The Physician and Sportsmedicine
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February 2005 Table of Contents

THE PHYSICIAN AND SPORTSMEDICINE - VOL 33 - NO. 2 - FEBRUARY 2005

NEWS AND ANALYSIS           
Editor's Notes
Sports Gone Wild, Part 1: Are We Part of the Problem?
Gordon O. Matheson, MD, PhD

Best of the Literature
How Much Is Enough? 'Weekend Warriors' Reap Exercise Benefits,Too • Female Maturation Influences ACL Injury Risk • A New Therapeutic Paradigm for Clavicle Nonunion?

News Briefs
Healing From War Injuries: A Sports Medicine Approach • Colleagues Remember Matt Roush, MD • Pairing Patients With the Right Diets: Studies Offer Guidance • Tracking Transient Spinal Cord Injury • Exercise Counseling: It Works

REVIEW ARTICLES

Sports Dermatology Series
Sideline Care of Abrasions and Lacerations
Preparation Is Key
Speed, physical contact, and sports equipment create ripe conditions for abrasions and lacerations. Being armed on the sidelines with the right equipment and the most current techniques can help athletes quickly return to play and avoid infection and poor cosmetic results.
Mark Bouchard, MD

Valgus Bracing for Degenerative Knee Osteoarthritis
Relieving Pain, Improving Gait, and Increasing Activity
Disability from knee osteoarthritis is one of the most common musculoskeletal complaints that physicians manage, yet their treatment options have been narrowed recently by reports of cardiac consequences of some popular nonsteroidal anti-inflammatory drugs. Valgus knee bracing is one nonpharmacologic option that may improve patients' gait, relieve their pain, and keep them active.
Jon G. Divine, MD; Timothy E. Hewett, PhD

CASE REPORTS

Juvenile Tillaux Fracture in an Adolescent Basketball Player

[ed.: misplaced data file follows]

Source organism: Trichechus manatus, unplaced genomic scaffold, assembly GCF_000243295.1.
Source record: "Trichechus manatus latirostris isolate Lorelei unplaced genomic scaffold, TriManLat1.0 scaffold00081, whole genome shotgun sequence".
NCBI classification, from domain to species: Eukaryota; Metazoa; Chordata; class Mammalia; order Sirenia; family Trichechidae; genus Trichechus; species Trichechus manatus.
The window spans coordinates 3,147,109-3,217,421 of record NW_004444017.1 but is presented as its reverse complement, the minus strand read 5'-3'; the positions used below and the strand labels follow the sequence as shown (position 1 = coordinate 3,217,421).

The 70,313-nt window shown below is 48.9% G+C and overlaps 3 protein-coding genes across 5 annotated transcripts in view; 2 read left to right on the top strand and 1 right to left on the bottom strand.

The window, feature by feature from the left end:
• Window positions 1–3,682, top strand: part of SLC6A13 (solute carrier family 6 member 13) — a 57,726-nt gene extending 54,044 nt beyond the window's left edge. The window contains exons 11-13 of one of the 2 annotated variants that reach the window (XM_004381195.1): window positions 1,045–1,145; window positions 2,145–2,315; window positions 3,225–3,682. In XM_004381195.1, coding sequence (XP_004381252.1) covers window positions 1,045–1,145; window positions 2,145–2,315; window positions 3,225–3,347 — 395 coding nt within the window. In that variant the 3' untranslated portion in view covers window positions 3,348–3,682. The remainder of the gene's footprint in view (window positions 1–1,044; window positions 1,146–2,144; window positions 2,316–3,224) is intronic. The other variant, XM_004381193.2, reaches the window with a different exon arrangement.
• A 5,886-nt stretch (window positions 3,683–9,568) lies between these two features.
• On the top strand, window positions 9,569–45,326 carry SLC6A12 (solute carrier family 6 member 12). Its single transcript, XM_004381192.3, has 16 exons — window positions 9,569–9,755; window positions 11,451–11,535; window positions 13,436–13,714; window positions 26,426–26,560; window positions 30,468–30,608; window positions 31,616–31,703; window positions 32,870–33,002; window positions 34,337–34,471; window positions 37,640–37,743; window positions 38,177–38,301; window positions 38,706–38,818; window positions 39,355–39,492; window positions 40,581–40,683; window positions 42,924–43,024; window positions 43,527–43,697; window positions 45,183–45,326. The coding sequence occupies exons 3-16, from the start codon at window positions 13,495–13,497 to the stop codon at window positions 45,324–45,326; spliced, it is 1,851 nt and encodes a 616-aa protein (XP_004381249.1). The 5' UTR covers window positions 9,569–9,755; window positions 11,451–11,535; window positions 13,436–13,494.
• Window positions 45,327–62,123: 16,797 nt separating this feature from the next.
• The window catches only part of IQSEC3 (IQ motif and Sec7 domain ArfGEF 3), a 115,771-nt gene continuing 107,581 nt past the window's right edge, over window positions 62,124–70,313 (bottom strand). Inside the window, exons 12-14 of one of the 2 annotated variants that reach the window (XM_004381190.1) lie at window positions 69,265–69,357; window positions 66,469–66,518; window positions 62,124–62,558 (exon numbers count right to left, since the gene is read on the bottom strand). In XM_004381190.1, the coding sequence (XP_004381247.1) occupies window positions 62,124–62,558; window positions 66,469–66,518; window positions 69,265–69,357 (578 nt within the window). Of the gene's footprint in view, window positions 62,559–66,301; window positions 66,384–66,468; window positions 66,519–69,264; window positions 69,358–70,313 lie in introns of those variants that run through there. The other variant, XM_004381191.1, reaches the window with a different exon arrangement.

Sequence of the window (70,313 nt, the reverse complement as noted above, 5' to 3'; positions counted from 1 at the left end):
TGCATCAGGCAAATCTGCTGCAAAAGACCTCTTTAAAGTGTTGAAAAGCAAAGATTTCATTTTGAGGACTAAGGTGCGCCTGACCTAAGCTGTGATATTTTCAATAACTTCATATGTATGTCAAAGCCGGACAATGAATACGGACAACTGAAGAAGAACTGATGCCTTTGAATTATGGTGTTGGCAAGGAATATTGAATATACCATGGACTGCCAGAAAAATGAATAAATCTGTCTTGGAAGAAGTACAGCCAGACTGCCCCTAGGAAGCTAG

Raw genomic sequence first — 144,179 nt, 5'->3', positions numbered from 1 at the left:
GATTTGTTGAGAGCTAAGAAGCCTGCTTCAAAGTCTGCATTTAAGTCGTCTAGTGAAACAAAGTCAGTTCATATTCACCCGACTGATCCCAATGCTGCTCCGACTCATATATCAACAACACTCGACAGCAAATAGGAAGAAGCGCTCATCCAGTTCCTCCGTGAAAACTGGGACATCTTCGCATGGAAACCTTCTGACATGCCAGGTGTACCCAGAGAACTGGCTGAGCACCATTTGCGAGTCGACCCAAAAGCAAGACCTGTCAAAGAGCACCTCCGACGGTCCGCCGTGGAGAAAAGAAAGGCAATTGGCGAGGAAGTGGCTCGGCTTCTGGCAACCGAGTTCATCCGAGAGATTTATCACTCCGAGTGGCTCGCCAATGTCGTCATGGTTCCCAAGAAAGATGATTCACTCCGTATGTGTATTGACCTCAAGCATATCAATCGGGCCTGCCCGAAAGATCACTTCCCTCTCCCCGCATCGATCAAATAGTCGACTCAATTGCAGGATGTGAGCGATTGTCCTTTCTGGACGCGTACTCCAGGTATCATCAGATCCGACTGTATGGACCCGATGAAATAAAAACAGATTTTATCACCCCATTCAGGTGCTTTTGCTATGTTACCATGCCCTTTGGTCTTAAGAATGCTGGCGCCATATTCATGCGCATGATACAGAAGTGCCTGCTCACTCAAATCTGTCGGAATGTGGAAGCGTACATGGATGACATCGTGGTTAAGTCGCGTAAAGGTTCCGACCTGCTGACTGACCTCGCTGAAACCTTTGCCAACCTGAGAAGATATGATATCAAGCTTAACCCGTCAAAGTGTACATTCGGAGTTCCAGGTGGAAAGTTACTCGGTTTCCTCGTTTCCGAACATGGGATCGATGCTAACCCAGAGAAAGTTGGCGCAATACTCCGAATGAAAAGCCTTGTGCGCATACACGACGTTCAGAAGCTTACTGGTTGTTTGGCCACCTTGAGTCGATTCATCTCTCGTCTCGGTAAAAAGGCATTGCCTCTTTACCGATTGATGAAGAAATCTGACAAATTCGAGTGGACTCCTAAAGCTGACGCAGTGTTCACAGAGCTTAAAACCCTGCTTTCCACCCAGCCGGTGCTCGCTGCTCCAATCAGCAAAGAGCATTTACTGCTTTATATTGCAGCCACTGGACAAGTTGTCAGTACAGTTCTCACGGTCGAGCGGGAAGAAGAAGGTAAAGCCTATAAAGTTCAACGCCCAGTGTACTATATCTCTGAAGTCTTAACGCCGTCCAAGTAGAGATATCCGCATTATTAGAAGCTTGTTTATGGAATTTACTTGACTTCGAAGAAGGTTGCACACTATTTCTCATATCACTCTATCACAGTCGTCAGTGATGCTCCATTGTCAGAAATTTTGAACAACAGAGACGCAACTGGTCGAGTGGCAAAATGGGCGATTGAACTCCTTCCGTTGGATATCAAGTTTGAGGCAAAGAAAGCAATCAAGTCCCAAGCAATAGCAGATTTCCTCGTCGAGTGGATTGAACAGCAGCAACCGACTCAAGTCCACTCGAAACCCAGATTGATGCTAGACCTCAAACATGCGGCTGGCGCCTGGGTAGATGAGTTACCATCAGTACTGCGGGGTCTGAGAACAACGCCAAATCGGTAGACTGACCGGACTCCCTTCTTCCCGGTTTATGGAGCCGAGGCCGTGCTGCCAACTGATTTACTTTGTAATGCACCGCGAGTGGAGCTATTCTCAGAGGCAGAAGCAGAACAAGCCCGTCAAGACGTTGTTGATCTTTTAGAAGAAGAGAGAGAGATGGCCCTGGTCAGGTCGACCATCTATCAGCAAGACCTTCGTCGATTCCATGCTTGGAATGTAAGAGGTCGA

High ankle sprain symptoms in an adolescent patient should raise red flags for a possible Tillaux fracture. This case of a 16-year-old female basketball player illustrates the vulnerability of open physes to this injury, which is caused by forced external rotation of the foot. Surgery is often needed to avoid future complications.
Kyle J. Cassas, MD; John P. Jamison, MD

Primary Care of the Sports Hernia
Recognizing an Often-Overlooked Cause of Pain
Sports hernias account for much time lost from sports, so an observant physician who expedites treatment plays a key role in returning athletes to play. This case of a male professional soccer goalie demonstrates that sports hernia is often multifactorial. A focused physical exam and stepwise conservative treatment helped physicians isolate the injury.
Jason D. Johnson, MD; William W. Briner, Jr, MD

CLINICAL PRACTICE

Pearls
A Nervy Tug-of-War Tip • On-the-Go Ice Pack • The '5 Ps' for New Marathoners

READER SERVICE

Staff

Classified Advertising

Index to Advertisers

CME Self Test
Additional CME credit available at https://www.physsportsmed.com/cme.htm

Index 1990-2004


In an effort to provide information that is scientifically accurate and consistent with accepted standards of medical practice, the editors and publisher of The Physician and Sportsmedicine routinely consult sources believed to be reliable. However, readers are encouraged to confirm this information with other sources. For example and in particular, physicians are advised to consult the prescribing information in the manufacturer's package insert before prescribing any drug mentioned.


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